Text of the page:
Testing for PFAS Contamination

There are several procedures to test for PFAS contamination based on the source being tested. This includes testing wildlife like fish, and water sources like drinking water and well water.

The State of Michigan has been testing fish for the PFAS chemical PFOS, in addition to other PFAS chemicals, as a part of the Eat Safe Fish program. Some areas, like the Huron River, have ‘Do Not Eat’ fish advisories.

If you are concerned about fish in your area, contact Michigan PFAS Action Response Team (MPART) to see if you qualify to have testing done at no cost to you.

If you see concentrations of bright white foam in the water, do not touch it and contact the Department of Natural Resources (DNR) or Michigan PFAS Action Response Team (MPART) to alert them to the presence of foam. This is highly concentrated PFAS and can be very dangerous.

PFAS foam:

  • Can be bright white Is usually lightweight
  • Can be sticky
  • Tends to pile up like shaving cream
  • Can look similar to suds from dish soap
  • Can blow onto the beach

Naturally occurring foam:

  • Is off-white and/or brown
  • Often piles up in bays, eddies, or river barriers such as dams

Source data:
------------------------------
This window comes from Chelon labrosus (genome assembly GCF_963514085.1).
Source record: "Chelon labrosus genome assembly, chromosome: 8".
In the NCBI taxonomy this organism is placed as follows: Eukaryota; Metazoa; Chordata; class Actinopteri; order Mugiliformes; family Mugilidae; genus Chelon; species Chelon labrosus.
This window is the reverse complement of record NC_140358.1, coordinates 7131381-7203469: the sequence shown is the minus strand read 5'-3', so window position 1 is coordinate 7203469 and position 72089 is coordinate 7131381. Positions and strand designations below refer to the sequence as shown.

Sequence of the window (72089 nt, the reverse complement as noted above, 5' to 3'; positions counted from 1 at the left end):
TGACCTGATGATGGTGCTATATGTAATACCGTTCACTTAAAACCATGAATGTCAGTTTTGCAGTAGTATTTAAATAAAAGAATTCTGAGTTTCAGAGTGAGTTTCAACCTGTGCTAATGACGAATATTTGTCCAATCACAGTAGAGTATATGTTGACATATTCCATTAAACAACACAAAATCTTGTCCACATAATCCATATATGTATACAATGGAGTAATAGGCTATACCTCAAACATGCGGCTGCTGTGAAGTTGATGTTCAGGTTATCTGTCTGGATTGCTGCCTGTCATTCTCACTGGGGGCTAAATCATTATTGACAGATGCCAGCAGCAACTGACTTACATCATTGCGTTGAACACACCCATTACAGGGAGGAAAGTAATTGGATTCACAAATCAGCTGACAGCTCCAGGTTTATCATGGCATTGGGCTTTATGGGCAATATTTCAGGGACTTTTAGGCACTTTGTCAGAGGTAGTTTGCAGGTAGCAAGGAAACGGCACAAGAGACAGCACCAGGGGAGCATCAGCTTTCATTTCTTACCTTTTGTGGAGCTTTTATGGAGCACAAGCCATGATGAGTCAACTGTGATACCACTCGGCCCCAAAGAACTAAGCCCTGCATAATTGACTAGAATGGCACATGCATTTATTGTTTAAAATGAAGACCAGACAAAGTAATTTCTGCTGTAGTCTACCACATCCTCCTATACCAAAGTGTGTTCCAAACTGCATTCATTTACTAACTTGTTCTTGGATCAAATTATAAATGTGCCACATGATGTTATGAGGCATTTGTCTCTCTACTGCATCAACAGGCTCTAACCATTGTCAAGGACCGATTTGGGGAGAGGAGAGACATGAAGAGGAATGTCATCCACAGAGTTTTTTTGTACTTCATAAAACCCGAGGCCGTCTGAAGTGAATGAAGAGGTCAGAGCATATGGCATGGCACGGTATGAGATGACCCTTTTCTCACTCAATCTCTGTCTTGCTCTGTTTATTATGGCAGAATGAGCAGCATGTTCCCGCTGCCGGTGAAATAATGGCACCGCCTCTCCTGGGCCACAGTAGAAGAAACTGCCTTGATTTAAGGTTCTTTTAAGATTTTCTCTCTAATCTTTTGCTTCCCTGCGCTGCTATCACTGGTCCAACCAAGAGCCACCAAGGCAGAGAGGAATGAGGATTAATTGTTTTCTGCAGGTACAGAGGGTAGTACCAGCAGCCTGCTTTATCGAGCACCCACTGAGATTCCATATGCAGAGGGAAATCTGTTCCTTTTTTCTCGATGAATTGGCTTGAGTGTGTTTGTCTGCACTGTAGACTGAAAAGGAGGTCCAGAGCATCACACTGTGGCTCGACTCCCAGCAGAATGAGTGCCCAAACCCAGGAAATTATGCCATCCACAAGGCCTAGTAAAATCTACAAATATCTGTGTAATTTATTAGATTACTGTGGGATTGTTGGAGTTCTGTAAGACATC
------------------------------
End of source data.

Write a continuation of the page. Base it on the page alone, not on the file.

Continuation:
• May have an earthy or fishy smell

Drinking Water

Testing If you are not part of an official investigation area and want to sample your own residential well or pay a technician to sample your well, Michigan Department of Environment, Great Lakes & Energy (EGLE) provides information on laboratories located within the state and guidance on how to take a sample of your drinking water. There is no set pricing on testing.

If you are a part of an official investigation area, EGLE works with any identified polluter(s) (such as a business or individual) to ensure that the polluter tests drinking water and takes various land exposure samples.

The plan and testing process can take months for an investigation area and it can take even longer for people to get their results. Once results are shared EGLE and the polluter can make a plan for remediation to ensure everyone has access to safe drinking water.

Well Water

If you get your water from a household well the same standards apply to both municipal drinking and groundwater drinking water sources. The groundwater standards apply to the seven PFAS that Michigan currently regulates.

Michigan has tested private drinking water wells in areas of the state with known PFAS contamination, and many Michiganders with tainted wells have had to switch to municipal water or obtained filters for their home supply.